The control scheme gives set points to the local controllers that would then move the system toward optimality. To obtain the optimal pressure profiles and unit selection, the control scheme also communicates with the optimizer. In different industries like ammonia, sulfur recovery plants, and gas plants, the multivariable robust model-predictive control strategy is fairly common. “Schematic of the control system” U. S. natural gas pipeline network The U. S. natural gas pipeline network is a extremely integrated transmission and distribution grid that can transport natural gas to and from nearly any location in the lower 48 States.
The natural gas pipeline grid comprises: 1. More than 210 natural gas pipeline systems. 2. 302,000 miles of interstate and intrastate transmission pipelines 3. More than 1,400 compressor stations that maintain pressure on the natural gas pipeline network and assure continuous forward movement of supplies 4. More than 11,000 delivery points, 5,000 receipt points, and 1,400 interconnection points that provide for the transfer of natural gas throughout the United States 5. 29 hubs or market centers that provide additional interconnections 6. 399 underground natural gas storage facilities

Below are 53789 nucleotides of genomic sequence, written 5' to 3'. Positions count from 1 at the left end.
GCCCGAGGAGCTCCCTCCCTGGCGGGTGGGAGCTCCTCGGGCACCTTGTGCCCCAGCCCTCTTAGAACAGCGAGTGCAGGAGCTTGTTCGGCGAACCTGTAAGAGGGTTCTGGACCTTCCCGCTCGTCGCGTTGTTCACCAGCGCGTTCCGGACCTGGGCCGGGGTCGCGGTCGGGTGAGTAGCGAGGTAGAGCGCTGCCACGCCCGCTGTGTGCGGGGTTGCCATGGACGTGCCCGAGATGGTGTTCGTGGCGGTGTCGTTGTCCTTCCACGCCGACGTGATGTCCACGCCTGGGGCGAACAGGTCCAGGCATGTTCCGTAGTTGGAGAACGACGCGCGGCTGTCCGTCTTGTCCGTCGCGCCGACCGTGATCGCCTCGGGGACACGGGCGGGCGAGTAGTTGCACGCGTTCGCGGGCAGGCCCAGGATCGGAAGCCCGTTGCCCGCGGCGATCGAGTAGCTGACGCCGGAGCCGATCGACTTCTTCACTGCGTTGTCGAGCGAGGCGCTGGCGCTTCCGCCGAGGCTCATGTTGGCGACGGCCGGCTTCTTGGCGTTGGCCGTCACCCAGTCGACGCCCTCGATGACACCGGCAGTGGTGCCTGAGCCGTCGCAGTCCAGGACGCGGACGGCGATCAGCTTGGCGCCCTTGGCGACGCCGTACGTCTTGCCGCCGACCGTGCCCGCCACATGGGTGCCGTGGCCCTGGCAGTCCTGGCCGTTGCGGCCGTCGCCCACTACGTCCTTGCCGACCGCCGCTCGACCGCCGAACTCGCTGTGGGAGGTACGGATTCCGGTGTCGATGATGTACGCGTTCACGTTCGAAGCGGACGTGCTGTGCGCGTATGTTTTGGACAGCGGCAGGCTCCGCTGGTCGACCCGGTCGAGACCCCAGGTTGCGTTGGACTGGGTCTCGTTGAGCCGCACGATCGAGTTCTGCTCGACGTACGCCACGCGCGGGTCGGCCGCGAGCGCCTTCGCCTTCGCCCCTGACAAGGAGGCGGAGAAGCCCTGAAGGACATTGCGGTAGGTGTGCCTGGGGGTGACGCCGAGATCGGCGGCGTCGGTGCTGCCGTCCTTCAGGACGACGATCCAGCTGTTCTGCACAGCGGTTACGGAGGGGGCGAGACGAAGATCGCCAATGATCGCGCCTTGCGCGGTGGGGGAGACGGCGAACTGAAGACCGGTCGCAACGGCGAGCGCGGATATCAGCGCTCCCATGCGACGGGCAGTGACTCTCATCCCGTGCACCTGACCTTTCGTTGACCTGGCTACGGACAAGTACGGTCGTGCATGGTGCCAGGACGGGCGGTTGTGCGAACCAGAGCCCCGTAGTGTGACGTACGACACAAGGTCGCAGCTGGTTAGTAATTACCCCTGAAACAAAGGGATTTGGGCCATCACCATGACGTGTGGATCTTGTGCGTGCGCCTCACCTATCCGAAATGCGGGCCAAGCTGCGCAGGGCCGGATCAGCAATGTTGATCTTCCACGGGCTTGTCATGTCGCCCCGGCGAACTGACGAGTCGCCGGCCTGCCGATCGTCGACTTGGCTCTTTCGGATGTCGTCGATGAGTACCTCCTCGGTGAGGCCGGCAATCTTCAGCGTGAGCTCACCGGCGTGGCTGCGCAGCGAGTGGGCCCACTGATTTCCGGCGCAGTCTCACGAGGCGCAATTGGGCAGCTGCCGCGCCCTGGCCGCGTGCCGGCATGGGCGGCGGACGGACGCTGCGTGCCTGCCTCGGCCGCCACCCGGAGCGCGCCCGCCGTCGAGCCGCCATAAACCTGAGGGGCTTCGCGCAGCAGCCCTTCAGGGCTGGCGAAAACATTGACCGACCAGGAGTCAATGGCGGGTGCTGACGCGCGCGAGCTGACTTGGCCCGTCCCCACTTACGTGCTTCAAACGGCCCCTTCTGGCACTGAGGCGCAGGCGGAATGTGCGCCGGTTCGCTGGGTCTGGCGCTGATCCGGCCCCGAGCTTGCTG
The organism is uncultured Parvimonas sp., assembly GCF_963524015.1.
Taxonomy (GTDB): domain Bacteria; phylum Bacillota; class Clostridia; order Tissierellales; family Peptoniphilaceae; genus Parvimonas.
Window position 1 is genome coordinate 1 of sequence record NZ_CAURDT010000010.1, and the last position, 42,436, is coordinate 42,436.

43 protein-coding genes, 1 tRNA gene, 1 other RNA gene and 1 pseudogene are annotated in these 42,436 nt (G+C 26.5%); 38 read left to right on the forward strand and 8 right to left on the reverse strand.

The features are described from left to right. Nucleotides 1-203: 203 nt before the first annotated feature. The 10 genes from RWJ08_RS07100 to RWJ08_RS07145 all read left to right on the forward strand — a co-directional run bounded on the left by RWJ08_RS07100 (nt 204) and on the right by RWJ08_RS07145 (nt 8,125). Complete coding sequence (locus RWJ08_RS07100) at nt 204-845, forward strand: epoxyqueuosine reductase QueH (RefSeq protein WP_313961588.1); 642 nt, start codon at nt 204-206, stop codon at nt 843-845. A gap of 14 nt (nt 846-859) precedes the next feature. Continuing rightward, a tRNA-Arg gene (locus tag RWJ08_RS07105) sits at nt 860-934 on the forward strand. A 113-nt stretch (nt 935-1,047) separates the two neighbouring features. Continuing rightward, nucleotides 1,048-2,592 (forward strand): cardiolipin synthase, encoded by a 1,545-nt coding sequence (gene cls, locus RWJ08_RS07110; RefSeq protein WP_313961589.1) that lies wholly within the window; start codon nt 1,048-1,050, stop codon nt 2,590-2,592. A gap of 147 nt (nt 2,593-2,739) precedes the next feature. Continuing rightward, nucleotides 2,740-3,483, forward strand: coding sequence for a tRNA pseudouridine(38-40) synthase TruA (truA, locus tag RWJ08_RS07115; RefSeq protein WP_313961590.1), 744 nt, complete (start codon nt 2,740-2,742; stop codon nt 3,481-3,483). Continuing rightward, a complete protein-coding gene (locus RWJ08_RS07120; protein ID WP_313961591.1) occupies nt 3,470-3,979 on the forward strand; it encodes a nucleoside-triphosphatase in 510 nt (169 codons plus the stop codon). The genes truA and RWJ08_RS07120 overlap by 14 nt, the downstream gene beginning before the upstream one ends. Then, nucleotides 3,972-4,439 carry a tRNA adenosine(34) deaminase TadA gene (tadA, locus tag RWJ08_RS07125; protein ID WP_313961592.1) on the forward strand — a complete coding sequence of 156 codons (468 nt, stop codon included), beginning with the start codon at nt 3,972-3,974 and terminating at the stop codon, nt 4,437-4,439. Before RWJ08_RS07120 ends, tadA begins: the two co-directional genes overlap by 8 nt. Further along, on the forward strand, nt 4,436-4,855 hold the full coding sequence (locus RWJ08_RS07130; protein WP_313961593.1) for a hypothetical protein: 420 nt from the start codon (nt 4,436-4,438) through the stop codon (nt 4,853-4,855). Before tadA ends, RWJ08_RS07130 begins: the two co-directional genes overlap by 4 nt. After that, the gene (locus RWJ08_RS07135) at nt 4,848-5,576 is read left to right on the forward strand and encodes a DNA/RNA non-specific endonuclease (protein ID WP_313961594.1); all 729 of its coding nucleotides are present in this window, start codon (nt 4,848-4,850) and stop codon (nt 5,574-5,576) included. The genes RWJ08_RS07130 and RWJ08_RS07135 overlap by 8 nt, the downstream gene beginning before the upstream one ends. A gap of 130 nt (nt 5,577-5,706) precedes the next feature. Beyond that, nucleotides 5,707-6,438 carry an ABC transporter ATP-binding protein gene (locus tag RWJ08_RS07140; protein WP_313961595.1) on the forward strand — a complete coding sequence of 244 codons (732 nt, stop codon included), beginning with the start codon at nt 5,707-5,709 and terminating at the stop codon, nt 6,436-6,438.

7. 49 locations where natural gas can be imported/exported via pipelines 8. 7 LNG (liquefied natural gas) import facilities and 100 LNG peaking facilities. Interstate – Pipeline systems that cross one or more States Intrastate – Pipelines that operate only within State boundaries Conclusions The control system, along with a commercial pipeline optimizer, controls and optimizes a pipeline segment. The strategy is aimed at minimizing fuel consumption of the compressors, easing the scheduling of changes in gas flow rates, proper unit selection and handling equipment outages.
Commercial optimizers that let the dispatcher run the software are very advantageous because the dispatcher can make decisions based on the optimization results as opposed to individual preferences. The control scheme automates the optimization operation, which keeps the dispatcher free to perform other duties. The advantages of the control scheme should be very apparent in a complicated network, where it is very difficult to predict the effect of changing one station speed on the rest of the system. Knowledge-based scheduling algorithms help considerably in moving the pipeline from one steady state to another.